Medical Treatment for Obesity.
Will Your Health Insurance Cover it?
© 2003 Jonni Good
Being overweight causes a lot of medical problems, and that can be expensive. Does that mean treatment for obesity is covered by your health insurance?
Not necessarily. In fact, probably not.
It may seem irrational to pay to treat the diseases caused by obesity, such as diabetes, high blood pressure, heart disease and some types of cancer - but not pay for weight loss drugs and surgery. In most cases, however, a diagnosis of obesity (and any treatment for this illness) is an "exclusion" of health insurance contracts.
I work for a health insurance company, and when I was a customer service representative I answered many questions about this issue. Callers were understandably frustrated when they found out they had to pay for this medical treatment themselves.
It doesn't mean you don't need the treatment, or that you can't have the treatment. It only means that your policy might not cover it.
Health insurance companies are more than willing to sell any coverage that companies are willing to pay for - but the more services we cover, the more expensive it gets. Most employers have to make hard choices when they purchase their group policies.
One problem is that each state mandates many services that must be included in every policy, and each year the number of mandated services goes up. In my state, for instance, pregnancy must be covered in every policy, even if the members are over 50 years old. Our neighboring state mandates all alternative treatments such as chiropractic, naturopathic and massage, whether the group wants them or not. These services must be paid for before any other services can be added.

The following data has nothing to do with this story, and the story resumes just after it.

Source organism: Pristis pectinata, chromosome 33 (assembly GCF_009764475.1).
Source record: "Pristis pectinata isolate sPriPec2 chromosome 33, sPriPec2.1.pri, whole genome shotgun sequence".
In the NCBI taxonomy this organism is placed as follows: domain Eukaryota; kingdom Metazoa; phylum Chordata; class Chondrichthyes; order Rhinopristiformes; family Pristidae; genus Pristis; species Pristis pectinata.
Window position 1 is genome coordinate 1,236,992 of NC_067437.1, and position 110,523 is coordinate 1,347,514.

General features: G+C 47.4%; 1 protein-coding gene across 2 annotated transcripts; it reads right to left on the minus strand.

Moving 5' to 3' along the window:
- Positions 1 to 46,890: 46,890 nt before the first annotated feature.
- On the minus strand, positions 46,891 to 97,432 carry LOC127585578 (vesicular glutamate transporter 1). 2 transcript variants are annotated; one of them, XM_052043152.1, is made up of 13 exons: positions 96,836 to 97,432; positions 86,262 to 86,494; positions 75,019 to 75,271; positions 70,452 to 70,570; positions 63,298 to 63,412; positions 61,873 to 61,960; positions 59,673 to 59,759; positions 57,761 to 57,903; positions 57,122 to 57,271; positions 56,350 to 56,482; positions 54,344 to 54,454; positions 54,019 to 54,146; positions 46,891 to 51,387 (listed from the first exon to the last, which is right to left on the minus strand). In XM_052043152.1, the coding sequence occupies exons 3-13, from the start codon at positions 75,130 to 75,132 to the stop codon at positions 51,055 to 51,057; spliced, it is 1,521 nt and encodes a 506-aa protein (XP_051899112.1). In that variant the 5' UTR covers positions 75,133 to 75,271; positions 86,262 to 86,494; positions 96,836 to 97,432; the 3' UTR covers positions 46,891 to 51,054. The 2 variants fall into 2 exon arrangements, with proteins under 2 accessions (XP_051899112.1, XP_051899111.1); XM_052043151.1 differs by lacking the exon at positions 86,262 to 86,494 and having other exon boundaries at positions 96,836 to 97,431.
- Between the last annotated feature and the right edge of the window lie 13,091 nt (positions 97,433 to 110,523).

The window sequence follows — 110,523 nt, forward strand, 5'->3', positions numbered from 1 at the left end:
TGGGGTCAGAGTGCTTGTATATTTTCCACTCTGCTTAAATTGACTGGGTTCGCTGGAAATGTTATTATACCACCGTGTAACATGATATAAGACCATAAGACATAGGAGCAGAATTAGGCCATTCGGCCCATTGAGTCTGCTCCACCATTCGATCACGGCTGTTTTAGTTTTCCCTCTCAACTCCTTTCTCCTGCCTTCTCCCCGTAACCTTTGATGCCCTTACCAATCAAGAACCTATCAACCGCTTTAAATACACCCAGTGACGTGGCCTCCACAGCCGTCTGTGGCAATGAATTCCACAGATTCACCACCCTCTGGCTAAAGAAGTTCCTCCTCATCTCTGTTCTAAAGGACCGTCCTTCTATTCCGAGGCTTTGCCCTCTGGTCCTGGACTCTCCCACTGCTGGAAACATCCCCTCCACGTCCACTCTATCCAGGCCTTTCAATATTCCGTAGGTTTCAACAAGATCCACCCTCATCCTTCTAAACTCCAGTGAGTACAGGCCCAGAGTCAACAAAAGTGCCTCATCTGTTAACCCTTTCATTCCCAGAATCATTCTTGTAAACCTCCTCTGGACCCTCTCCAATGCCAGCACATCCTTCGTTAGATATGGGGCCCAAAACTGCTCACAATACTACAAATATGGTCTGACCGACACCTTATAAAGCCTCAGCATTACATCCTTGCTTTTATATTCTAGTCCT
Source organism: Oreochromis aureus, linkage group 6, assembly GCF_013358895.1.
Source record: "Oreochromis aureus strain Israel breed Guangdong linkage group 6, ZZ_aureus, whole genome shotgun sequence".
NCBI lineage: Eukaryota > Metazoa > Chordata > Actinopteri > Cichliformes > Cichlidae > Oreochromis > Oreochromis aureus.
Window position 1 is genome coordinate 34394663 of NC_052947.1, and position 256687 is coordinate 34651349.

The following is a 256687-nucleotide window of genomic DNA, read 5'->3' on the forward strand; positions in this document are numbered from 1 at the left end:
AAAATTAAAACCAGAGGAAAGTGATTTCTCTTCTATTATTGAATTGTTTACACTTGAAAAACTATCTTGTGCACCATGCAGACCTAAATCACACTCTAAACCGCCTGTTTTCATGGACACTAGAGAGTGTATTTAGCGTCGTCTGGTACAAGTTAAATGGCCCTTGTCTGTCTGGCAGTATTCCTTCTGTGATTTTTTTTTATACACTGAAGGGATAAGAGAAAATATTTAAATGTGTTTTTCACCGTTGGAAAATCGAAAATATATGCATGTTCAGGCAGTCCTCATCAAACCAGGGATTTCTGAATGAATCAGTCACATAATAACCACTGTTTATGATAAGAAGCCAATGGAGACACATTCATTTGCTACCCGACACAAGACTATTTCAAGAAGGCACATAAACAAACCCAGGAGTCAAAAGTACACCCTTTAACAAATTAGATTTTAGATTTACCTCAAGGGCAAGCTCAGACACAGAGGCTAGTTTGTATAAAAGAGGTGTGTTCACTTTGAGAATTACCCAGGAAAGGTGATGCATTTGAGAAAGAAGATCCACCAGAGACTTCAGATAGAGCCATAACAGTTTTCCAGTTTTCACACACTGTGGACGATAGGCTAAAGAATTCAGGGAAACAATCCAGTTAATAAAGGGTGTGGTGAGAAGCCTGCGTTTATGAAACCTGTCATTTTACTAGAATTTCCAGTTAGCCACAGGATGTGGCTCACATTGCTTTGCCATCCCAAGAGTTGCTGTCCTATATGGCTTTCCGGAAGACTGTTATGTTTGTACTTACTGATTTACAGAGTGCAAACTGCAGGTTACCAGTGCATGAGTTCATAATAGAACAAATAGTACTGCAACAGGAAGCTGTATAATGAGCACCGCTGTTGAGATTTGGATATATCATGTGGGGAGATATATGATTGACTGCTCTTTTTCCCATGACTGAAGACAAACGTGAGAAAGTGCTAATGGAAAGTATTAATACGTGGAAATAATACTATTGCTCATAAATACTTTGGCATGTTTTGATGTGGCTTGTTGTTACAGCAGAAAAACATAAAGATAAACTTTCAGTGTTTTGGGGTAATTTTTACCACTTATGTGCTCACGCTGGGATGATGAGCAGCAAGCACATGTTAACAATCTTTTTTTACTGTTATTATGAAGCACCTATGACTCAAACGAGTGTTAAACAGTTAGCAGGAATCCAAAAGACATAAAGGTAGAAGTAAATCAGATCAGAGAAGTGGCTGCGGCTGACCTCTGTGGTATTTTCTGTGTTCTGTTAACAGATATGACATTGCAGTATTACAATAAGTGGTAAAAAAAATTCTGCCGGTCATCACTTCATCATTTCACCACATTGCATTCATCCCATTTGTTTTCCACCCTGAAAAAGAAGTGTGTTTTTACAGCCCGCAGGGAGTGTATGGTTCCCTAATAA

These legal mandates often take up the full amount of a small company's health insurance budget. Additional "riders," such as those that would cover obesity or smoking cessation, are simply out of their economic reach.
In order to give basic coverage to as many of their employees as possible, most companies have to limit the number of things they can include in the group policy. Obesity is almost always left out.
Gastric Bypass Surgery, which is used in the treatment of morbid obesity, can cost from $17,000 to $34,000. If a diagnosis of obesity is an "exclusion" of the insurance contract, any complications of this surgery will also be excluded. According to the NIDDK website http://www.niddk.nih.gov/health/nutrit/pubs/gastric/gastricsurgery.htm from 10 to 20% of gastric bypass patients will have complications that require follow-up surgery.
While the newer types of surgery seem to have fewer risks, complications are still fairly common, and can be life-threatening. If you and your doctor are considering bariatric surgery, and your insurance does not cover the cost, you need to be sure you understand, and can afford, any potential complications.
How can you find out if you're covered for nutritional counseling, diet drugs or bariatric surgery? Call your health insurance company and ask them. The 800 number for your insurance company's customer service department should be on your ID card. If the treatment for obesity is covered, your doctor may still be required to submit a request for pre-authorization. The customer service representative you call will be able to find this information in your policy, and tell you if coverage is available, and how to find out if your qualified.